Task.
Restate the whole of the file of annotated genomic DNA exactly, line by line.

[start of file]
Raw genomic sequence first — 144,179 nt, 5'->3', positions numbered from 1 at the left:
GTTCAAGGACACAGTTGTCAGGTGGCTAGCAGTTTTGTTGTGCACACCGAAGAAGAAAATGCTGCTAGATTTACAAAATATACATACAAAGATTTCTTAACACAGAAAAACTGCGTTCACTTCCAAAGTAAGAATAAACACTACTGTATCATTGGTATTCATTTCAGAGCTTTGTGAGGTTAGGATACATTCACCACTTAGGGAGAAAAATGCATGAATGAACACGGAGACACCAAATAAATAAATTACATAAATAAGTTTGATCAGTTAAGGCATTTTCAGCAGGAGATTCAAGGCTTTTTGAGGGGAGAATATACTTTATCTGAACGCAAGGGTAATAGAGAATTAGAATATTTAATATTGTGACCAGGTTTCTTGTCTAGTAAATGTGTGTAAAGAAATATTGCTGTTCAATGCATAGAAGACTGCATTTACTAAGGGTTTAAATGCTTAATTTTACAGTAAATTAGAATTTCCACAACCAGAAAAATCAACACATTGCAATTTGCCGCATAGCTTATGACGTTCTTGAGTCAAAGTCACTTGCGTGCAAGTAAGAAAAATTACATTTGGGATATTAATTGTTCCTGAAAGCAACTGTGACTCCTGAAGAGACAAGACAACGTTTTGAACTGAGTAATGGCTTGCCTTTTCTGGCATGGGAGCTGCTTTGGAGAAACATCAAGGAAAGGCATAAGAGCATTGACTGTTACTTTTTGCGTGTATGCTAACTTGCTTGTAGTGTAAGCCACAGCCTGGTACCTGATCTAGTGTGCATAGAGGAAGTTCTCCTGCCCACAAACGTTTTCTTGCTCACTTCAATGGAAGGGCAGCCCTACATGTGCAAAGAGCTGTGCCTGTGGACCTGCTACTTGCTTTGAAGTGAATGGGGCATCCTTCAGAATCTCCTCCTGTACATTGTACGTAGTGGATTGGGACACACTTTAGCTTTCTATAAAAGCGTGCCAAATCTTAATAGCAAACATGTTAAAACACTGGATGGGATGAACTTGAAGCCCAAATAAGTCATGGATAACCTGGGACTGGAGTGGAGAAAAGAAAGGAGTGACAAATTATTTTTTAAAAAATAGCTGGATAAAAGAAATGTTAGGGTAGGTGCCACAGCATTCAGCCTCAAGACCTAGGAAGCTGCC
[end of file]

Raw genomic sequence first — 144,179 nt, 5'->3', positions numbered from 1 at the left:
GTTCAAGGACACAGTTGTCAGGTGGCTAGCAGTTTTGTTGTGCACACCGAAGAAGAAAATGCTGCTAGATTTACAAAATATACATACAAAGATTTCTTAACACAGAAAAACTGCGTTCACTTCCAAAGTAAGAATAAACACTACTGTATCATTGGTATTCATTTCAGAGCTTTGTGAGGTTAGGATACATTCACCACTTAGGGAGAAAAATGCATGAATGAACACGGAGACACCAAATAAATAAATTACATAAATAAGTTTGATCAGTTAAGGCATTTTCAGCAGGAGATTCAAGGCTTTTTGAGGGGAGAATATACTTTATCTGAACGCAAGGGTAATAGAGAATTAGAATATTTAATATTGTGACCAGGTTTCTTGTCTAGTAAATGTGTGTAAAGAAATATTGCTGTTCAATGCATAGAAGACTGCATTTACTAAGGGTTTAAATGCTTAATTTTACAGTAAATTAGAATTTCCACAACCAGAAAAATCAACACATTGCAATTTGCCGCATAGCTTATGACGTTCTTGAGTCAAAGTCACTTGCGTGCAAGTAAGAAAAATTACATTTGGGATATTAATTGTTCCTGAAAGCAACTGTGACTCCTGAAGAGACAAGACAACGTTTTGAACTGAGTAATGGCTTGCCTTTTCTGGCATGGGAGCTGCTTTGGAGAAACATCAAGGAAAGGCATAAGAGCATTGACTGTTACTTTTTGCGTGTATGCTAACTTGCTTGTAGTGTAAGCCACAGCCTGGTACCTGATCTAGTGTGCATAGAGGAAGTTCTCCTGCCCACAAACGTTTTCTTGCTCACTTCAATGGAAGGGCAGCCCTACATGTGCAAAGAGCTGTGCCTGTGGACCTGCTACTTGCTTTGAAGTGAATGGGGCATCCTTCAGAATCTCCTCCTGTACATTGTACGTAGTGGATTGGGACACACTTTAGCTTTCTATAAAAGCGTGCCAAATCTTAATAGCAAACATGTTAAAACACTGGATGGGATGAACTTGAAGCCCAAATAAGTCATGGATAACCTGGGACTGGAGTGGAGAAAAGAAAGGAGTGACAAATTATTTTTTAAAAAATAGCTGGATAAAAGAAATGTTAGGGTAGGTGCCACAGCATTCAGCCTCAAGACCTAGGAAGCTGCC